Hospitalizations spike, coronavirus case numbers on the rise in US
Is America now seeing the second COVID-19 wave? Fox News medical contributor Dr. Janette Nesheiwat reacts.
Patients who recover from coronavirus may suffer from cognitive issues post-infection, particularly those who develop a severe case of the illness, a new study suggests. The study, which is not yet peer-reviewed, analyzed data from 84,285 Great British Intelligence Test participants who completed a questionnaire regarding suspected and biologically confirmed COVID-19 infection.
The test is part of an ongoing collaborative project with BBC2 Horizon and was not advertised as a coronavirus-related questionnaire, the study authors noted.
Of the test participants, 60 reported being put on a ventilator, 147 others were hospitalized but did not need a ventilator, 176 received medical assistance at home for respiratory difficulties, 3,466 had respiratory issues but did not receive medical assistance, and 9,201 were ill without respiratory symptoms. The team said 361 self-reported having a positive biological test.
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The research team, led by Imperial College London’s Dr. Adam Hampshire, found that people who had recovered exhibited significant cognitive deficits when accounting for age, gender, education level, income, racial-ethnic group and pre-existing medical disorders.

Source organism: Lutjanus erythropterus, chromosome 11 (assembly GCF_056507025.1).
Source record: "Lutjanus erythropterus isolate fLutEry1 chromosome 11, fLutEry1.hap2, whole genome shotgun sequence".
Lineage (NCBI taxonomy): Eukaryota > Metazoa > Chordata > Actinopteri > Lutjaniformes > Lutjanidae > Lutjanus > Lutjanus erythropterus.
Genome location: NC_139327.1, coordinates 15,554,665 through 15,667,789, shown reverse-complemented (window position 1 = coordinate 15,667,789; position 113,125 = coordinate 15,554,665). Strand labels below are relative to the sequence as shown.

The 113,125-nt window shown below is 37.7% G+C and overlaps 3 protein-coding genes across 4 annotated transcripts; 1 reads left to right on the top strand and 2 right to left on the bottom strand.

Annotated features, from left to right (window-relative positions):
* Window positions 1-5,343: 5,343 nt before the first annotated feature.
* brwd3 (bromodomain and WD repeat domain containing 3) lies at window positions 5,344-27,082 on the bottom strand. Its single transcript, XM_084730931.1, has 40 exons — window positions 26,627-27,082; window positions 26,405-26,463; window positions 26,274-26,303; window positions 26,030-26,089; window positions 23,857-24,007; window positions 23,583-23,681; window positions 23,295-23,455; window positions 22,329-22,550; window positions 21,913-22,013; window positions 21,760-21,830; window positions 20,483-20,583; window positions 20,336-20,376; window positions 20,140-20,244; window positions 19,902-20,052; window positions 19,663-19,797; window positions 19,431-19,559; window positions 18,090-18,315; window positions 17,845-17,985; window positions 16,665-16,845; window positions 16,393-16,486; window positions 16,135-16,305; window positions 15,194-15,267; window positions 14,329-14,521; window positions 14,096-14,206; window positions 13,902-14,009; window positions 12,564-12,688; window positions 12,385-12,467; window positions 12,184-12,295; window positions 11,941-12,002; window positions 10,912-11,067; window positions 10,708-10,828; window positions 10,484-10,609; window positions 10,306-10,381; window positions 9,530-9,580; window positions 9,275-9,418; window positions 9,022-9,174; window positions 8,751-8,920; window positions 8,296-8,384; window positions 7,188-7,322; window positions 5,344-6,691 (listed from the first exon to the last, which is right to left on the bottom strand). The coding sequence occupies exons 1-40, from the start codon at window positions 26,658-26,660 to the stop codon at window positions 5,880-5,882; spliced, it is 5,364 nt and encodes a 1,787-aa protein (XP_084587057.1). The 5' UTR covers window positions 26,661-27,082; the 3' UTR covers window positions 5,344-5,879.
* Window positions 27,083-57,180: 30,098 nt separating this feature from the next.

For participants who reported being hospitalized and placed on a ventilator, researchers found a 10-year decline in cognitive performance. The researchers said the findings echo previous studies involving patients hospitalized for respiratory diseases, but were surprising for patients who remained at home.
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“[Cognitive deficits] were of substantial effect size for people who had been hospitalized, but also for mild but biologically confirmed cases who reported no breathing difficulty,” the researchers wrote in a post published on MedRxiv. “Finer grained analyses of performance support the hypothesis that COVID-19 has a multi-system impact on human cognition.”
However, experts not involved in the study told Reuters that findings should not be viewed as definitive, as the test did not measure for cognitive function pre-infection, and did not complete lengthy follow-up.
“Overall (this is) an intriguing but inconclusive piece of research into the effect of COVID on the brain,” Derek Hill, a professor of medical imaging science at University College London, told Reuters. “As researchers seek to better understand the long term impact of COVID, it will be important to further investigate the extent to which cognition is impacted in the weeks and months after the infection, and whether permanent damage to brain function results in some people.”
The team said their findings should prompt more research into cognitive deficits in people who have survived coronavirus.
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